Pandemic sparks renewed interest at Hillcrest Golf Club – The Durango Herald

A new business model that has proven fruitful for the non-profit Durango Foundation

Golfers at Hillcrest Golf Club enjoy a meal served by the club’s Deli & Grille. The grill is one example of the services that have been standardized under the club’s new business model. The Food and Beverage Services were formerly owned and operated by the club’s chief PGA golf club, and now they are under the full control of the club and its board of directors. (Jerry McBride/Durango Herald)

Unlike many industries, the COVID-19 pandemic has proven to be one of the best things to happen in the world of golf in 2020, and Hillcrest Golf Club in Durango was no exception.

With unprecedented hours of free time and health advice pushing people toward outdoor recreation, Hillcrest achieved a 59% increase in the number of rounds of golf played in 2020 compared to the last years before the pandemic.

The pandemic has made golf cold again, said Michael McCluskey, Hillcrest’s general manager. Since 2008-2009, golf has been in steady decline after an earlier plateau. People lost interest and did not participate, especially the younger generations.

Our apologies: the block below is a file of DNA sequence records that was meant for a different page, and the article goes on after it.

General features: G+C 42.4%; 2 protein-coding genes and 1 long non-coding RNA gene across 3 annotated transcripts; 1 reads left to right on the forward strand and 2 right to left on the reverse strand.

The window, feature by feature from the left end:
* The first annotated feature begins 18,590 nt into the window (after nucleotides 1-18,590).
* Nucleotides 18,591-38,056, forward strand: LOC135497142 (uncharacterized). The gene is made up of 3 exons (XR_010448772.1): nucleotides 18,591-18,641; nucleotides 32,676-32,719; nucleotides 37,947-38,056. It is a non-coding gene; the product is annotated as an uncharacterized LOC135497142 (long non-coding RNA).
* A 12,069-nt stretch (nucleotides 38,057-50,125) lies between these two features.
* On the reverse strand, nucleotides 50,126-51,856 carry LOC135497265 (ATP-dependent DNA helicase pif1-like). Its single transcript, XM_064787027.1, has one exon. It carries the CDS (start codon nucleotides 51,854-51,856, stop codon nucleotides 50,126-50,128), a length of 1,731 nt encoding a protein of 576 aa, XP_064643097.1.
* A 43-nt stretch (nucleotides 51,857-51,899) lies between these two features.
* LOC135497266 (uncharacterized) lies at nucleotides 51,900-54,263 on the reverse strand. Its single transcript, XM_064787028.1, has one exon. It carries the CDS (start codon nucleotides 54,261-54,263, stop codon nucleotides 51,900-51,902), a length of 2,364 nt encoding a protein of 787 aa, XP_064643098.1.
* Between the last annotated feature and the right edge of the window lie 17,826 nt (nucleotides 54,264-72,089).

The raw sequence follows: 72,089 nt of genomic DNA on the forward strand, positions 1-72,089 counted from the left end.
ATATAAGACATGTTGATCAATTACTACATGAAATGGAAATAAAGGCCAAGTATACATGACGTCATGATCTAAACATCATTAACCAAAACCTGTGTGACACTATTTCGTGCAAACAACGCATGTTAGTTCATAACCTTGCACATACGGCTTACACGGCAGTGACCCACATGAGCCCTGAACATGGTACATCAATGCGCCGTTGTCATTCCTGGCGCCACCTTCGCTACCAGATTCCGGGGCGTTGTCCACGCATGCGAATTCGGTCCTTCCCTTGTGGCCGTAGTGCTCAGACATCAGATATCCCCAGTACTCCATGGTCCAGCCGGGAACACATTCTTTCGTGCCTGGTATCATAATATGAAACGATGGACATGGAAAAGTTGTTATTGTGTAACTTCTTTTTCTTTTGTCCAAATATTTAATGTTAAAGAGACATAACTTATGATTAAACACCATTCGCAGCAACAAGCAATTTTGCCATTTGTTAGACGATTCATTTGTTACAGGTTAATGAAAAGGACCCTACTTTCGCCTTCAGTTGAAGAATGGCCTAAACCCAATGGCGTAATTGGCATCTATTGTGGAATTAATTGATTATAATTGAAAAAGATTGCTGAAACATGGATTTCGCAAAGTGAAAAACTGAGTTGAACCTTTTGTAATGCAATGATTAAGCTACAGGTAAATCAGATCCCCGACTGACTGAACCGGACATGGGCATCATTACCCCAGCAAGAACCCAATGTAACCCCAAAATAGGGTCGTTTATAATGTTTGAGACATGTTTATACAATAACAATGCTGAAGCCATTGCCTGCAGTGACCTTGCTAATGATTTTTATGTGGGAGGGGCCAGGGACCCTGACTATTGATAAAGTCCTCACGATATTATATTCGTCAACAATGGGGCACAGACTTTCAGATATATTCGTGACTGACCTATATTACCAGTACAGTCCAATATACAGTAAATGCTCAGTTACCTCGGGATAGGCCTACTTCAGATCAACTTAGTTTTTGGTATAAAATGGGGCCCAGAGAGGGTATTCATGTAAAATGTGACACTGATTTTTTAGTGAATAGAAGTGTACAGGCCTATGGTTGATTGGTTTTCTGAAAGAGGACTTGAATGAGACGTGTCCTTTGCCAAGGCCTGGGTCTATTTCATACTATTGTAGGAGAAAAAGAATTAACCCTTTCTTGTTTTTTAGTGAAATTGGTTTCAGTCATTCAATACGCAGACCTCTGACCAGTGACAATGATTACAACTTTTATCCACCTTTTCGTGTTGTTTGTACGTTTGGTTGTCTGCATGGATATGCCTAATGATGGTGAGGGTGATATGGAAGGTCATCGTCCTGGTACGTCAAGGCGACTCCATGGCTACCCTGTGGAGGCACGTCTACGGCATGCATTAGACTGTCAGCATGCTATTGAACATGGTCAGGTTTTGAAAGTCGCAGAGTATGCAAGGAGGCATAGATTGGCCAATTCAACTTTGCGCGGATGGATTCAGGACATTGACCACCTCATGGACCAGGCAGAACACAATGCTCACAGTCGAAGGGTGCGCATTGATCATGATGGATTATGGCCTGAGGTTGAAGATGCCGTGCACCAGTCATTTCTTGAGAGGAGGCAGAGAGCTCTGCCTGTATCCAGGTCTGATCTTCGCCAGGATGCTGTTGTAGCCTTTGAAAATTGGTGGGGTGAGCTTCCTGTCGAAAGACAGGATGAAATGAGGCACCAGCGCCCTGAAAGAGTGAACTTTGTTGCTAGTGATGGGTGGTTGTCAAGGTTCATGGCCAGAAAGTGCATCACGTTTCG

Then all of a sudden, the only activities people could do was go outside while keeping a safe distance from each other. He said people with no interest or experience in golf chose it right away to stave off the craziness.

“It’s what we thought was very stylish for the sport in general,” McCluskey said. “But here at Hillcrest, in particular, we’ve been providing mental health benefits, really, to everyone through some of the toughest times we’ve ever had.”

Michael McCluskey, PGA Golf Pro Manager and General Manager at Hillcrest Golf Club, said the club hosted 54,000 rounds of golf in 2020, nearly 20,000 more rounds than in recent pandemic years, thanks to people who have extra free time and are looking to replay. in the fresh air. (Jerry McBride/Durango Herald)

In 2020, Hillcrest hosted 54,000 rounds of golf, a significant increase from about 34,000 in past years. In 2021, he said, Hillcrest held about 90% of golfers with a total of 48,000 rounds played. Hillcrest is on track to reach a similar number this year.

“Our doors usually open in the middle of March through the first week of December. So 52,000 shots in nine months is pretty big.”

McCluskey said course rules have been relaxed in recent years, too. Traditionally, golf is a “suffocating” sport with a dress code that sometimes requires polo shirts and cargo pants. But Hillcrest welcomes people who wear their favorite wardrobe staples (as long as it includes T-shirts and shorts or pants and shoes).